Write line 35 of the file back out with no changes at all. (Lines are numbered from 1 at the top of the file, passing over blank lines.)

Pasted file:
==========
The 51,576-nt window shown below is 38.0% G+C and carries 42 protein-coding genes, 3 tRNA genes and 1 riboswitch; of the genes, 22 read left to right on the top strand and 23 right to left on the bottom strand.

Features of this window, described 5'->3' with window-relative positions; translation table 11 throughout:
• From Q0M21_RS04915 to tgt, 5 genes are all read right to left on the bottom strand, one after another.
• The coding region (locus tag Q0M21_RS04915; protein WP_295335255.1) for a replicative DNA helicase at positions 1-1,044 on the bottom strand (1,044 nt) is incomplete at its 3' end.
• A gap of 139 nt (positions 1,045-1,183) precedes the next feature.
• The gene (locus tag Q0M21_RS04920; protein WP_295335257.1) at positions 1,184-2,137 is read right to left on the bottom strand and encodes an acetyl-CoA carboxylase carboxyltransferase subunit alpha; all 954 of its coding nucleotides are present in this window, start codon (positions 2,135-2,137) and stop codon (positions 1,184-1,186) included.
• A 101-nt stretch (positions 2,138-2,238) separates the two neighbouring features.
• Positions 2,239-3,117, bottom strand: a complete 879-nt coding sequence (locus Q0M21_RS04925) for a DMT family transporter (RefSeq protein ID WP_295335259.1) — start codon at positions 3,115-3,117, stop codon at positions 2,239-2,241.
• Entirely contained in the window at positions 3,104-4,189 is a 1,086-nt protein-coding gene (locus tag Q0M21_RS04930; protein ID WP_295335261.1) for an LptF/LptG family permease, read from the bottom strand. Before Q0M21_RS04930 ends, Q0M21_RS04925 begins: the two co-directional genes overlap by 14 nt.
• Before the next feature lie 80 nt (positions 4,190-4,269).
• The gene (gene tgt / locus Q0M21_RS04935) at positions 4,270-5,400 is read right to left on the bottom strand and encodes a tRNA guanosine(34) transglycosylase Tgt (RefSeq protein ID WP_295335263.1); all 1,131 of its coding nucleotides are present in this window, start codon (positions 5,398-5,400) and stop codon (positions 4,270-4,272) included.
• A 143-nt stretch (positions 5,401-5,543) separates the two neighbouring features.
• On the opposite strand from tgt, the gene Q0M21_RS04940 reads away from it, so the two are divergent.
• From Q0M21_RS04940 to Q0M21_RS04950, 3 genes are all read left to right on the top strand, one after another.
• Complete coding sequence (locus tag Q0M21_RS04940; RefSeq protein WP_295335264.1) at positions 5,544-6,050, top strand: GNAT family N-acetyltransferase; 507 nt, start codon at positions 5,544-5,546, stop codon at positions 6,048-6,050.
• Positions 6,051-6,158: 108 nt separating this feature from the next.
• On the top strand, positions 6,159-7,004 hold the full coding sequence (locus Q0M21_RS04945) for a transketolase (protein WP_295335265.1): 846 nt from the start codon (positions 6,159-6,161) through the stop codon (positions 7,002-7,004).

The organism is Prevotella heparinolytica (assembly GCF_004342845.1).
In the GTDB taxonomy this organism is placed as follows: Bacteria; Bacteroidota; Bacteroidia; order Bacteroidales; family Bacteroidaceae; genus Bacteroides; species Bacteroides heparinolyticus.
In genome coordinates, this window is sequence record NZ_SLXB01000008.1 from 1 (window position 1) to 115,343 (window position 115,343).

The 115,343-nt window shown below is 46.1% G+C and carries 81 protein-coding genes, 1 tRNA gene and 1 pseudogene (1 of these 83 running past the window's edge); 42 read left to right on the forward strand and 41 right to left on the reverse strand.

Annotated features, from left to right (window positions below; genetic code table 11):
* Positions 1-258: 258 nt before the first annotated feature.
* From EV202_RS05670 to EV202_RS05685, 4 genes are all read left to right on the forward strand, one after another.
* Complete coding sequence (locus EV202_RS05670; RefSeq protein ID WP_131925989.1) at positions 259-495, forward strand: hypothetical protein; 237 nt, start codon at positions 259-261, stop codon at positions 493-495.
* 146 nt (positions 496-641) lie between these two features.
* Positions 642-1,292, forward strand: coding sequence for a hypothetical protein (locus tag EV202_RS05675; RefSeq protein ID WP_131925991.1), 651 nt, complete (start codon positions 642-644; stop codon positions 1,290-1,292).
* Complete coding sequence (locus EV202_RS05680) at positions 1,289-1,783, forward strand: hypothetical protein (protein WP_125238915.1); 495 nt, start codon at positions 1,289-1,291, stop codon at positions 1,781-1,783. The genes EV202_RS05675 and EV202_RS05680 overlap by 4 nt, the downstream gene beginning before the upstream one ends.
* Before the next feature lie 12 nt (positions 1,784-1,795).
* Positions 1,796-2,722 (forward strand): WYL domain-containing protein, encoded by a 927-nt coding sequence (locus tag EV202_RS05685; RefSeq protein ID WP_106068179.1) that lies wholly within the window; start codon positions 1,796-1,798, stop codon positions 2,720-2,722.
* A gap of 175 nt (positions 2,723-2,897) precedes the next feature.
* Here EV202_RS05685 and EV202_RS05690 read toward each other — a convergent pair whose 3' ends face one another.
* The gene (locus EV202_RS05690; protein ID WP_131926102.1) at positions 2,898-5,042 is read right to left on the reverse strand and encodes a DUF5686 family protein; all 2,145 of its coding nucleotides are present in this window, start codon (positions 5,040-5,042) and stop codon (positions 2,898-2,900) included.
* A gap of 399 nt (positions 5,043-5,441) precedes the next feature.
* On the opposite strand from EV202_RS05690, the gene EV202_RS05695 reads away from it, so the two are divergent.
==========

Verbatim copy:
* On the opposite strand from EV202_RS05690, the gene EV202_RS05695 reads away from it, so the two are divergent.